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How Your Church Can Be a PokeStop or Gym for Pokémon GO, and What To Do If It Already Is

( [email protected] ) Sep 15, 2016 06:08 AM EDT
When Pokémon GO first started, players were surprised to find important Pokestops (where players can find Pokémon items and experience points) and Gyms (places where Pokémon can train or fight) in strange places.  Several of these places were churches, but why is it that the game has put their landmark there?  Not only that, can a church request to make their church a Pokémon landmark?
A lot of churches are Pokestops and Gyms, can yours be one of them? Vocm

When Pokémon GO first started, players were surprised to find important Pokestops (where players can find Pokémon items and experience points) and Gyms (places where Pokémon can train or fight) in strange places.  Several of these places were churches, but why is it that the game has put their landmark there?  Not only that, can a church request to make their church a Pokémon landmark?   

I'll answer this question with another question.  So why in the world is there Pokémon GO stops at certain locations, and not at others?  According to Games Radar, this is because Niantic Labs, the studio that partnered with the Pokémon company to create the location-based game, partnered with Google to harness the power of Google Maps in their game.  It is the same technology used in Niantic's own game of Ingress. 

Most of the time, the locations are chosen based on sites with historical or cultural significance, so it is no surprise to find a Pokémon GO Gym or Pokestop at the Washington Monument.  As for other locations, they were chosen based on geo-tagged photos from Google.  Not only that, several of the portals were submitted as suggestions by Ingress players, and there were about 15 million player-submitted portal locations, with only one third being approved. 

So, why is it that some churches are Pokémon GO landmarks and some are not?  Well, there is a Niantic submission form that allows anyone to make a request for their particular landmark to become either a Gym or a Pokestop.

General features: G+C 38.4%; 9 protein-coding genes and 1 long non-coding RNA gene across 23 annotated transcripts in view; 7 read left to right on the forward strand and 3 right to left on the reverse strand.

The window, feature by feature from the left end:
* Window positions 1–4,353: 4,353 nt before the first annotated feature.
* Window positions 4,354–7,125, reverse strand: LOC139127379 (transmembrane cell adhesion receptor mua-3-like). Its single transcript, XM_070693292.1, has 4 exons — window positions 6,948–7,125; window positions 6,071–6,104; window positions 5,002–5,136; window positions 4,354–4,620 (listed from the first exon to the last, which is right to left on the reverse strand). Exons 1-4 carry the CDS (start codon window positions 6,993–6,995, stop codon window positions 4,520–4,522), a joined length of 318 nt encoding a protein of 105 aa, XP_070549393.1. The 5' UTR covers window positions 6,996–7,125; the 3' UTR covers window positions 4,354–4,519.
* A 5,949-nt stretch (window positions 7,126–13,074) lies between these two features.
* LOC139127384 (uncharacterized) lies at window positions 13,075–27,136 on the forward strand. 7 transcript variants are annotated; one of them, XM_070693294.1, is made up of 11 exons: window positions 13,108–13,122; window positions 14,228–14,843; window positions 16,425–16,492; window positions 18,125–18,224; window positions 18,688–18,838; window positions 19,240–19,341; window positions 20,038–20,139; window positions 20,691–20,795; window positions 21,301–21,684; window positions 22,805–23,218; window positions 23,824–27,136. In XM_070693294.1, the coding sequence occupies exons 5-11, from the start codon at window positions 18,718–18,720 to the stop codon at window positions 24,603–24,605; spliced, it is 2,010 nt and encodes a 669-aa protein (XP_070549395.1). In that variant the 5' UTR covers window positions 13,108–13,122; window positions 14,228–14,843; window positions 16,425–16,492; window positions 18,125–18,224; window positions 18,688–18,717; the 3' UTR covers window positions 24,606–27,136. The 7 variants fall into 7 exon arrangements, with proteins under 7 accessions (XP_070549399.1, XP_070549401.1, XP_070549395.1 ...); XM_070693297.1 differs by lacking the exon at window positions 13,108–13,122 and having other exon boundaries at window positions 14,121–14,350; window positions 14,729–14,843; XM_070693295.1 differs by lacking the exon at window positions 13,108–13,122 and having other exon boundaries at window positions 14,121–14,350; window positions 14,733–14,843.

The issue is that when Pokémon GO first arrived, it quickly became a sweep-the-world sensation.  As a result, Niantic became overloaded with Pokémon GO submissions.  Bustle reported that at first, any request for a Pokestop will result with an automated response of "please try visiting a local park or other interesting or historical locations in your community". 

That news about requesting Pokestops or Gyms at your locations is two months old.  However, the submission form hasn't really changed since then.  It is possible that Pokémon GO will get their act together and figure out a way to make this more systematic, so a request can be handled in...less than two months. 

If your church is already a Pokémon landmark, it is suggested by Illustrated Children's Ministry that you take advantage of the situation by welcoming those who stop by.  It isn't a time to give out religious tracts or assume that your church will grow, but a way to be friendly to the community without having an agenda. 

There is also another way to bring Pokémon GO to your church.  If you know Pokémon GO, then you already know about the power of Lure Module.  A Lure Module is a way to attract Pokémon to a location, so they can be captured by Pokémon players within range, but they only last a half-hour.  If you want to, you can plant a few lures on Sunday morning, preferably after the service. 

Just one Lure Module costs 100 Pokecoins, with 8 Lure Modules costing 680.  Don't have any Pokecoins?  Just use real money as 100 Pokecoins cost $0.99, and 550 Pokecoins cost $4.99, The more real money you spend, the more Pokecoins you can get.